Independent from Long Beach, California on February 14, 1958 · Page 8
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Independent from Long Beach, California · Page 8

Long Beach, California
Issue Date:
Friday, February 14, 1958
Page 8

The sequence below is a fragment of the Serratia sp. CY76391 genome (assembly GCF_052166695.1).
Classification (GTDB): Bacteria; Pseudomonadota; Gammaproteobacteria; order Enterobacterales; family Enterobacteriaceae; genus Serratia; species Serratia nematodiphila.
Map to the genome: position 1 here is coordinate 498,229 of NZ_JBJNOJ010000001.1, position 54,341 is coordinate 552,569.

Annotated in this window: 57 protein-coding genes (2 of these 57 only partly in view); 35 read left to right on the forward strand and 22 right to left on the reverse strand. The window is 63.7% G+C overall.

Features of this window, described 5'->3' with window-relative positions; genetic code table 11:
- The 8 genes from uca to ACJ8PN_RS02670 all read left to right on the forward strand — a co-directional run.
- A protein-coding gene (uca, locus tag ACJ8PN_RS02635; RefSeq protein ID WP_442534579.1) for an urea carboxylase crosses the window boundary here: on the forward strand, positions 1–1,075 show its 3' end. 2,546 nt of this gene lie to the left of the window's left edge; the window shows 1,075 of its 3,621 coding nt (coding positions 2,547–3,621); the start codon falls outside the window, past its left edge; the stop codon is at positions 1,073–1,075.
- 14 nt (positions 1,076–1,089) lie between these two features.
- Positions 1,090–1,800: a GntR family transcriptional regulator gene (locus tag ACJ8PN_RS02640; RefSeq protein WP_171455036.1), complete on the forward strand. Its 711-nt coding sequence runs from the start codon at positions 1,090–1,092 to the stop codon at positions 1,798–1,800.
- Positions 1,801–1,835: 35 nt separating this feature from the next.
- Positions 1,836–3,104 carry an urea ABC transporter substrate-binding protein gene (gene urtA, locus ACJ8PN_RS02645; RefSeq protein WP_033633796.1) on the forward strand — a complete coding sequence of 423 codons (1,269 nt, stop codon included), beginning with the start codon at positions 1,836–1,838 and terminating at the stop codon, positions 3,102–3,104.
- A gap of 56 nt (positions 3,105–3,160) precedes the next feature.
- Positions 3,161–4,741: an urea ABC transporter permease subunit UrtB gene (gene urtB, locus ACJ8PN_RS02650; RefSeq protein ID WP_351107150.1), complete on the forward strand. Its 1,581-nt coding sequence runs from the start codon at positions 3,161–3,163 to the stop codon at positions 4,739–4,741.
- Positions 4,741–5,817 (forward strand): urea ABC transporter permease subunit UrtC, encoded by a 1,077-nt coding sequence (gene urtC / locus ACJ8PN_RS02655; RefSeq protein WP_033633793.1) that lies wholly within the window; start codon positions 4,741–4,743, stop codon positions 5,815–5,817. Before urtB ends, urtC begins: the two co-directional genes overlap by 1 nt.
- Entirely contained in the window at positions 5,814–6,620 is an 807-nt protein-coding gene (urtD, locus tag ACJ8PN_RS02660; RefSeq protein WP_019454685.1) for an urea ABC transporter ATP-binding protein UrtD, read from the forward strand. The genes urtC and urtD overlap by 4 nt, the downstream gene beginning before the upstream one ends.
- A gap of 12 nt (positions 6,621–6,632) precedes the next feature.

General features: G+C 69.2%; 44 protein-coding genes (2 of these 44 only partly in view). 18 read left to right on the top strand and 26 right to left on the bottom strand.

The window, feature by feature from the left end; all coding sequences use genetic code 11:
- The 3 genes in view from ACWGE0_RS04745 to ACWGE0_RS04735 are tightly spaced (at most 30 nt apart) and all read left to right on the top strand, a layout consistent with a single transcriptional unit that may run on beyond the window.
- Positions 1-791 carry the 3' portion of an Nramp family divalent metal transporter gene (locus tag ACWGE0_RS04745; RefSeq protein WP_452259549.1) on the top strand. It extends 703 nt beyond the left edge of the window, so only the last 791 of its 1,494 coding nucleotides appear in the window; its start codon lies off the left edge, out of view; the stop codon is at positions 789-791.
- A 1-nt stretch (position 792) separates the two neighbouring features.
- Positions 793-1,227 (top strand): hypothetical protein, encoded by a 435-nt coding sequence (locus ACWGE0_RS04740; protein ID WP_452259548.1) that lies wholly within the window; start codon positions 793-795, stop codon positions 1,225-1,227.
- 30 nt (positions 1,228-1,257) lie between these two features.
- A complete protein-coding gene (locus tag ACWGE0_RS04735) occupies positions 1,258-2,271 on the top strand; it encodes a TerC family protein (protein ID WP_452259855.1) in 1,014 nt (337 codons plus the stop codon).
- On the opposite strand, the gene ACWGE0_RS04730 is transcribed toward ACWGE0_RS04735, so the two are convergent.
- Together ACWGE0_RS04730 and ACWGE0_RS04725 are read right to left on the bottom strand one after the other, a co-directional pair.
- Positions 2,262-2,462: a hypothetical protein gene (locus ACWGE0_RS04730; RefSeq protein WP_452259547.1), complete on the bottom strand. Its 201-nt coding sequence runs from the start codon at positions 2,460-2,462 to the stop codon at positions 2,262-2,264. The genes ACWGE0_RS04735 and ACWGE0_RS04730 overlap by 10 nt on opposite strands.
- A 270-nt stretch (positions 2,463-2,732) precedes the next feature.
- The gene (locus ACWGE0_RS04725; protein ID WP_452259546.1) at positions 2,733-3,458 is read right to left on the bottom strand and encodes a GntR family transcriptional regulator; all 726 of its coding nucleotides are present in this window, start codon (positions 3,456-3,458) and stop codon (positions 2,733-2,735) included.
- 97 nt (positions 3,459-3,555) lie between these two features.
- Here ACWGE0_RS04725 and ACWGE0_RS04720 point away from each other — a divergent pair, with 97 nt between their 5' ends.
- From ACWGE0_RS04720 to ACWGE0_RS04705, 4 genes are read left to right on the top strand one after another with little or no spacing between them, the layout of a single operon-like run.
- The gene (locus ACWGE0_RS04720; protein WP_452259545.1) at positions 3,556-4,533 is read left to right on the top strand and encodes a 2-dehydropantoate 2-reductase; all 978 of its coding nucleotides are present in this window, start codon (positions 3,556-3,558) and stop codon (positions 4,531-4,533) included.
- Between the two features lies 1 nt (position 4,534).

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Page A-8-INDEPENDENT "" '* "' '«· RAY TUCKER STRICTLY PERSONAL -L.A.C. SAYSt- Where Witt-It.Stop?- ^··P^ -(Continued From Page A-l) jected to the same attempt at seizure. Large portions of Belmont Shore, Naples and the peninsula .or. sozn. of the** locations. Others are property own*- ^ south of Anaheini St. and west of the Flood Control. There is, a question as to whether' .these area, were not tidelands when the state came into the Un- TM There is very little data available to show the actual low tide was at earlier penods. Bu wrong that these-- properties be placed m je "w. Their owners have paid taxes on them throughout the history of Los Angeles County. But because oil is involved title to each piece of thas property may be questioned. * * ' * , The attention is now directed by the state at the wealthy corporations. But what happens to them can happen to 'small property owners. The entire cxty of Long Boach is involved. For 20 years we have taken oil from "upland wells" which are located above what. has been considered tidelands. Because lt was from uplands the money could be used lor genera city purposes. From this money we have paid off mdhons d Lars of our bonded indebtedness. We have purchased park lands and paid for general city operation If these lands are now judged to be tidelands it means the state can take 50 per cent now It » probable by legislative action.they can take all of it That could mean we would have to pay to the state the m0 ney we have used from these upland wells. That could total many millions' of dollars which would have to come from new local taxes. * * * It seems immoral to us that the state should take such action at this late date. It would be more justified in passing legislation quit-claiming anterest in lands from-which it has'so long collected taxes. The time to have questioned title was before thousands of people improved the property-with the s ate s knowledge-to take action now because the lands produce oil, or because it wishes to use the land -for other purposes seems, all wrong to us. This applies to the homeowner in Belmont bnoro or Naples just as much as it does to land produc Ing oil in the harbor area. It should concern everyone in the city-and in the state where many other sta.e grants exist.-- L.A.C. column, TM AY TLItJvtiK o J. ixju-i JL u J. JL±^j^-v . · .--.. . . . . . . . . . . . . . ' . ' '· . Rao,Air When Rebellion Becomes Bondage ·»-» 17 - _·._,,, · . . Tn'-.nhvsics WP soeak of negative and positive attractions. The other columns, not necessarily cred opinion of this newspaper.) nn expression of eflect the cons.d- Problem Serious WASHINGTON'--Although a Senate subcommittee's current study of.the s - e r i o u s plight of the nation's transportation system has attracted, hardly any attention outside Railroad and aviation, circles, the deteriorating condition of this vital facility in' peace or war presents a grave threat to national prosperity and security. It is the .railroads,, the. planes and the trucks which, must h a u l t h e heavy · compone n 1 1 parts of sat- ,ellites a n d 'm i'S s i l e s f r o m t h e factories and 'laboratories to · coas t a 1 1 a'u n ching · p a d s . . T h e TU;KI-;;: rai 1 r.o a d s must also transport huge tanks, atomic artillery and · military vehicles from inland assembly the .ports for shipment to allied countries. * » * » DETERIORATING S Y S TEM -- Yet Congress, the White House, the Interstate Commerce . Commission and the courts, federal and state, . appear to have given hardly any r e c o g n i t i o n to the steadily deteriorating plight of our 'national transportation, system. For the first time'in. years,' the Supreme ' Court has- no member who is regarded as an authority in this field. ' Only" belatedly have the Senate surface transportation subcommittee, the I.C.C. and the Civil Aeronautics Board begun to realize and to consider the economic and military dangers inherent, in, this situation. . By SYDNEY J..HAERIS I know a man. who grew up in a stuffy midwestern atmosphere of Victorian piety, and who rebelled .at an early age. He is now 50 His d bld "aSlVhlme was cluttered; so his own home is starkly simple! His parents were fanatically devout; so he *· -,vafcJL..-". is fanatically irreligious. His relatives were dogmatically conservative: so.he'is dogmatically radical. This man considers himself a "free soul.. He thinks he has burst the bonds of his enslavement to the past. But he is wrong--for he is overreacting to the past, and is still chained to it by. his hostility. A hundred years before Freud, G. C. Licheen- berg, the German essayist, made the shrewd observation, that "To do exactly the-opposite is also a form of imitation." . . -To di/ exactly the opposite is'also.a form of bond- . . ,, , . aee'as well. This is something that young people.generally do.not understand To free oneself from parental domination does not mean to'defy them or despise them,'but to accept them .for.what they are, and to make life-decisions that are based on ones own ideas, and not on blind rebellion. . " AR » ! : - In physics, we speak of negative and positive attractions. The same is true in psychology. The woman who; hates the man she' ' once loved is not free, but as much a slave-to ;her negative passion as she formerly was to 'her ^positive passion. ' , · _ · The young man who rebels from.Babbity to Bohemiamsm because it is exactly the opposite of: what his-father tried to cram down his throat, is allowing his decision-,to be made by somebody else.. This is why such Bohemians eventually become bitter and aimless creatures. "· ' - · ; . . .-'. . - « ' . . ' · t , 0 'Every person, as he grows'up, .must liberate himself from tne. past, butmust. at the same time learn to conserve 'what was good in the past--whichMs only another way of .-saying that a balanced person is both a liberal and a conservative.- . ' · To be free, in the'fullest sense, does not mean to reject what, our fathers believed; it means to discriminate, to select, to'take on the .difficult task of-separating our principles from .our. : pas-, sions. Many a man makes the lifelong mistake of elevating his ne Ea°ch S generation,' in' some N jneasure,' rebels against the last It is normal and natural and- healthy. But.if is necessary to know :that the'aim of rebellion is civil peace within the soul, and not. perpetual revolt. .;. , _j ' : Which Button Did He Press? PRE ^ PEARSON Airport Expansion a Source of Worry EDITOR, INDEPENDENT:,. I hope it will not he too d a m a g i n g a revelation to make that my husband and I voted "no" on the extension of the airport. My husband and I felt sincerely that as soon as the airport was made "safe" there would be* those who say, "What is the sense of having made this tremcnd-^ REMEMBER FEB. 14 10 YEARS AGO ..DUE TO THE VIGILANCE of rookie patrolman Richard H. Da vis'the church burglar who looted nine churches this week, and a tenth which he also confessed to, was captured in a tree at the west side of First M e t h o d i s t Church; Davis enlisted a passing sailor to notify 1 the police station. 1 * V * * 20 YEAKS AGO Lewis r. Lune wus elected president of tlic Long Beach Bur Association to succeed'Xowluml SI. lleid: he lunl'served for several years on tire board of governors. . . . Citing the potential menace of sabotage Irom alien fishing boats easily converted into torpedo boats or mine layers using the harbors ot Long: Bench, Sim Diego anil San Francisco, the Fourth Area of the California American Legion meeting here urged Gov. Frank F. Merriam to put Senate Bill 444 restricting operation of commercial fishing boats, on the special session agenda. ft + * w 30 YEAKS AGO FIRE OF UXKXOWX origin detroyed the Barker Auto Wrecking Co., 2S4S American Ave., including a large stock of tires, accessories and auto parts, valued at more than 510,000;' with traffic at its peak the fire caused a tieup and traffic jam requiring police of both Long Beach and Signal Hill to control. . . . Contracts for the construction, of the S1T2.000 administration building at 715 Locust Ave. for the Board of Education were awarded ' to J. D. Sherer Son, W. B. Walters,' B. Hartman and Hickman Bros. * ous investment without real- ivdng the .ultimate in profit from it?.' Long-Beach needs a big airport. Think of the prestige it will bring to our city." I have a rather extreme point of view on the airport, and - that is that it should be removed in its entirety from a heavily populated a r e a such as L o n g Beach. "However, I. am willing to live with it in its present activity, but I feel very strongly that'if I can live on this street that is often used as a flight path, and I can endure any more noise than we have that I have probably reached an unhealthy state of insensitivity. Sometimes it is impossible to, hear anything in this house late in the afternoon between 4 and 6 o'clock. Our home is next to the David Burcham Elementary. School. I have been outdoors at work in my garden when 'a group of six. jet planes have zoomed over this school, and it is impossible to avoid the slight panicky fear that, some day · one of these jets could fall 1 on a school filled with 1,200 children. I am not particularly', keen " about s t a r t i n g out 'in my neighborhood with a petition to make sure this is on our ballot in the near future. I will write to our city administration e x p r e s s i n g my views. But I feel something . more is .n e e d e d than this. Perhaps you could urge in your newspaper that others write to the City C o u n c i l about this. MRS. ANNE ROSEEN. 5542 Monlaco Rd., Long Beach S. LOW NET EARNINGS OF ,.-;_,;y , RE, PLANES--The public,.of ^% : ; course, will have to foot .the bill for reforms and renovations, whether in the form of much higher fares or tax- financed subsidies. Indeed, there, are certain interests on' and, off Capitol Hill that \yould like. to.-capitalize on .tne railroads' crisis by . ror- tionalizing them, as Britain has done. For the cold fact is that, if not broke, many railroads and airlines are heading in that direction. Their net earnings are so .low that their securities are selling for a song. They 'cannot attract enough investment capital to finance necessary improvements and expansion. A recent suicide is admitted, in railroad circles to have resulted from this worsening situation. Moreover,_ they face' this stringency at a time, when Rayburn Fumes About Probing Fly specks DR. JORDAN SAYS: Osteomyelitis, , Ancient Bone Disease, Now Cured fry Science; Easier to Treat By EDWIN P. JORDAN, M. D. Written for NEA Seryica MRS. R. E. ASKS FOR A DISCUSSION of osteomyelitis and, among other questions, whether it is properly, called either tuberculosis or cancer of the bone. With- regard-to the last portion of this inquiry, osteomyelitis is an infection of the bJne with germs; the microbe which causes tuberculosis can invade bone. However, this is usually known as tuberculosis of -the- bone rather, than as elitis. stringency at a uine. vu.-n riowever, liiis Js usuauy luiuvvu ao iuuc,f v,ujw.u ~. --«. ~. they require new equipment ' os 't eom yelitis. Cancer of the bone is not called osteomyelitis. r-- *i-.n riAw\n"ni^c nf ^\^j ,~i:*;rs ;« 1-wTM«m 4-x VIOITA o-\-ic+orl. :inf»p "trip P3TIV ·( Thinking It Over By ROBERT L. DIEFFENBACHER, D.D. (Written (or NEA Service) Going to church has become an accepted practice by millions of Americans. Although this regular attendance helps each worshipper prepare to live a better life, we "cannot be satisfied with this single objective... Since our lives are fuller for the experience, we ought to urge others to share our ·benefits. Thousands of other folks seldom go to church. It is up to t h o s e " w h o h a v e learned to walk with God to invite others to go to worship with them. A good rule for us to follow would be to always-take a friend, a neighbor or even a stranger with us. Many ' would never take the initiative to go to church alone would never meet God nor know of His love and peace if they were not invited by someone else. We must be the ones to give the invitations. for tlie demands of constantly increasing commerce and in the event of war. The airlines, for instance,- do not know where they can find billions to pay for 500-mile-an-houV jet planes on order or on the drawing boards. »· * » * ABSURD REGULATIONS ' --In addition to other grievances -- subsidized competition, shift of passenger .traffic to busses and autos, inequitable taxation; bureaucratic delays in permitting mergers or abandonment of .obsolete lines -- the railroads argue that they are subject to ex-. cessive and sometimes absurd , regulations .by state public j s e r v i c e commissions . and courts. John P. Kiley, spokesman lor the Chicago, Milwaukee, St. Paul and Pacific Railroad- 'Company ,Cthe "Milwaukee") cited a comic instance ot' "dil-' atoririess" before- the "Senate -s u b c ojn mittee. Twenty-six years ago, the Milwaukee asked the. I n d i a n a Public Service. Commission for permission to discontinue operation of a train that transported 23 miners from Terre Haute to a mine six miles -distant. RIDICULOUS DECISION UPHELD BY COURT--On four separate occasions, the commission refused to permit discontinuance, and its decision was upheld by the- State. Supreme Court. A fifth application' is now before the. · commissioners who, in Mr. Kiley's w o r d s , "refuse 'to- recognize that, the conyen-· ience of a few is not a -public need that merits confiscation of a'railroad's property." This is not an isolated instance. In fact, annual losses resulting from this kind o f . "regulation" ' a m o u n t s ' to many millions of dollars--millions sorely and immediately · needed to strengthen this secondary military . defense line. o m y e t s . ancer o e one s . , Osteomyelitis is -known to have existed since the early -days-pf mankind. Bones of primitive human beings have been dug up from, ancient burial grounds and-- have shown signs of the- disease. . ' - : ; · . Until . recently osteomyc- . ' " · · . , . . . · · · · · · . Egyptian mummies, turpen- or herbs. litis lias proved difficult to treat successfully, largely because the seat ol germ infection has been so hard to reach by any of the earlier methods. Indeed, up until the last few cen-'·· turies severe osteomyelitis in the arms or legs was usually treated by amputation--a .procedure much more radical than most ol us like to contemplate. + * * * . THE DISEASE is still jwith us, but 'thanks to improved surgical methods.-.and.. the use of'.such preparations. as ; the sulfa drugs and antir biotics, it is becoming both, less frequent, and more com-" monly cured. ' · · · ' ' . In earlier days it was often . treated with 1 'such 'repulsive applications as' incinerated ·toads, fresh body lice,.boiling oil, powders, made . from.- Matter of Fact About 15 years before Rob' ert Fulton t his first steam-powered b o a t , John F i t c h h a d constructed : a steamboat .an d had idemon'-. on f h e Delaware .River, at: -Philadelphia.-.-.The 45-foot boat .was- launched in August; 1787, and it traveled along the river at. four niiles. an hour. In 1788, Fitch launched a longer, narrower and faster boat. tine, .Maggots, .were commonly used in the treatment of os- teomyelitis in the past because maggots eat only dead ·· tissue ; ancr therefore were used to clean up the dead bone. Even today this treatment is- used..once i n ' a while'. ' -. Surgical treatments used over the years all were aimed at destroying or removing the dead bone and pus and allowing- drainage to the. surface. Ingeniously constructed instruments Questions and Answers ' · Q--Who was the last Brit- + ish - sovereign to- include ~" "King of France" in his official title'...... . '· · " '., A--George lit * ¥ *' Q--Where was the world's' first passenger subway opened? A--London, England, in . .1863. - /.. ' * # « Q--What is the. life span of a'wolf' : --. ·' · A--A,-wolf, is approaching · old age at 10 or 12 years; At 14 its teeth are worn down. Twenty years is about, as long -as : -a wolf -lives in the. wild. . INDEPENDENT Herman H. Bidder. Publiihtr Harold M. Hin«», Aiit. to Publiaher Samuel-C. Cimeron_Gen1. Manager Larry Collin* Jr.: :Eu«. Manager L. A. Colllni Sr.' Ed!t.-Columnlit Milei E. Sinei Managing Editor · Wathinflton Ncwi Bureau ,- ___~_.l.^-^-i-.808 Albee Building Nat'l Advertiilng · Repreientativei Bidder-Johns, lnc;,.with office* at New York---.- :~..41 E: 50th St.- Chicago : : WHgley Bldfl. Detroit ~ ^.Penobicot Bldg. .Minneapolis------202 Foihay Tower Los-AngtlH ^-...3242 W. Sth St. San Franciico 110 Sutler St. Current-filei of The Independent are maintained ar tnete office*. for boring into the bone and scraping- out the injected material have 'been- devised. * '»' * » '· ' BY USING, the. newer methods-It has become pos-. sible to save · many people with' osteomyelitis f r o m ' months or even years of hospitalization and repeated surgery. " . . ' . For some, of course, sur-' gery is still necessary and the disease may drag on with discouraging persistence. It is well to' start treat : ment of -osteomyelitis .as early as possible since the disease, if long continued, may produce complication's' in the kidneys as well as' in ' the bone itself. WASHINGTON--A proud old man with a great record ·of serving the United States and with no children of his own, is one of the-factors behind the abortive frustration of the Congressional committee supposed to probe' governmental agencies, · b u t ' which of late . has concentrated on' investigating its own eager-beaver.ex-counsel, Dr. Bernard Schwartz. The 'old · man . is'' Speaker Sam Rayburn of Texas, who- 'loves lijs two nephews, . a s his own sons. One nephew is Comm i s si o n e r . Robert Bartley; w h o s e n a m e h a s cropped up in the probe of t h e Federal C o m m u n i- cations Commission. T h e other is Tom' Rayburn, who works for the general services administration. .. The first nephew is the son of Sam's sister and.'hostess, Mrs. S. E. Hartley, who.Js extremely close to the Speaker. When the Speaker got Bartley a job" with-the-Federal ' Communications Commission, he gave him a fatherly lecture on · upholding the -public Interest, .'admonished him'to serve : the peo- '·ple, never.'dishonor the family, name.- · ; .- -, ·;· Speaker Rayburn liimseli has a jrreat record, to -which tills column has frequently paid tribute. He was author of the bill which gave birth to the Federal Cofflr municatlons Commission. He also authored most of the independent agencies in Washington. Sam has probably served the American, people more constructively than any other man DOW in Washington. He has a record tof be proud of and he wanted'his neph- . ews to live up to the name. ; *· . - T * * V ; H O W T H E P R O B E . STARTED-!n fact,, it was Sam's'nephew, Commissioner Bartley who-really inspired the present investigation which his uncle has recently . been .trying to s°"-Pf *'· Bartley, sitting as; he. did', on the inside .of the:' FCC, saw flie White House pull wares to influence the disposal of priceless TV licenses to big corporations, big magazine chains, big'newspapers and to Ambassador Jock.Whitney, in London, who now controls the New York Herald Tno-. une Bartley, - rebellious at this' wire-pulling and. con-, ·centration. of 'power took these facts to his uncle, the Speaker. . . ' The Speaker in turn made an impassioned'.-plea to the House of Representatives to ' . vote 5250,000 'to investigate the independent ,-agencies._ ·Today, however, the investigation which Sam ed has backfired and he "has been trying to divert .it to · other channels. For in the expense, accounts which ,Er. Schwartz found; there was around $200 paid to- Sam's nephew by the radio-TV industry for travel expenses^ " Actually this was chicken feed compared with the wining and dining of other commissioners by TV station owners. ' Bartley "went to · a' couple of meetings of the. Association of Radio, and TV Broadcasters, expenses paid, but he did not bask in the British Bahamas as the gue«t of a TV station owner for six 1 days, or ride,- around in the owner's private planes, as did Chairman John Doerfer. . V A c t u a 1 ly, .. Commissioner Bartley has an excellent record. In case; after: case, he has dissented from, the other commissioners, has- voted against awarding TV licenses to big business and big magazine publishers.. His record is one. which, does justice to the R.ayburn name'. However, the $200 .expense money got his uncle worried. He saw his nephew being smeared on what he called, *£! y s p e c k s . " Backed into a corner, the tough old veteran carae out fighting: He has been try- Ing to luunstring- the very Investigation w h i c h he · started. Strictly Business "Come in, Mervin--we .were just difcussinf you!" A ' . THROTTLE-HOLD -- Normally, the then subcommittee chairman, conscientious Morgan Moulder of Missouri, would have issued subpoenas and handled all the work of the investigation. Instead, Sam's close friend, Qren Harris 'of Arkansas, a better friend of the gas-oil indus- ' try, and the full-committee ' chairman, kept a throttle- hold on almost every detail, reserved the right to approve the hiring, of 'staff, and himself picked. Dr. Schwartz, a Republican, as counsel. Sig^ nificantly; -the 'White House also checked on Schwartz, It is highly unusual to have the executive branch of 'the government consult regarding a committee appointed to investigate the- . e x e c u t i v e branch, but this was done. When it came time to subpoena records from the FCC, Harris didn't want to sign subpoenas, .but finally agreed to send a letter ."requesting" certain records. This was where Sam Rayburn first intervened: His nephew, Commissioner Bartley, would have received one of the letters. ... -The Speaker ' summoned Harris'·-and Moulder to his private sanctum off the House .-.floor. His-bald dome looked as if it had been overexposed to the Texas sun." It , was red with fury. In blistering tones, he told "the two-chairmen, he was tired of the way their committee was searching for "flyspecks." What he meant by "flyspecks," R a y b u r n made clear, was the misconduct of the individual'commissioners.' . He wanted neither subpoenas nor .letters sent to the commissioners. As a result, the . investigators were barred from searching the records of FCC'- commissioners .whose conduct,. Comptroller General Joseph Campbell has ; testified, appears to be a violation of -the law. · Earlier, R a y b u r n . also' stopped the committee from , releasing a confidential staff memo detailing the; charges against the commissioners. After the memo was 'printed in this column and later the New York Times, the committee held a closed-door meeting to decide- whether to release it to all the press. Harris argued they would be a "laughing stock if they /tried to. keep a -memo confidential 1 that had 'already been widely published. Then ' '' he got a call from Speaker Rayburn. Harris'came back and reversed himself 180 degrees. As a result, .the memo, though -widely published,. is still stamped "confidential."-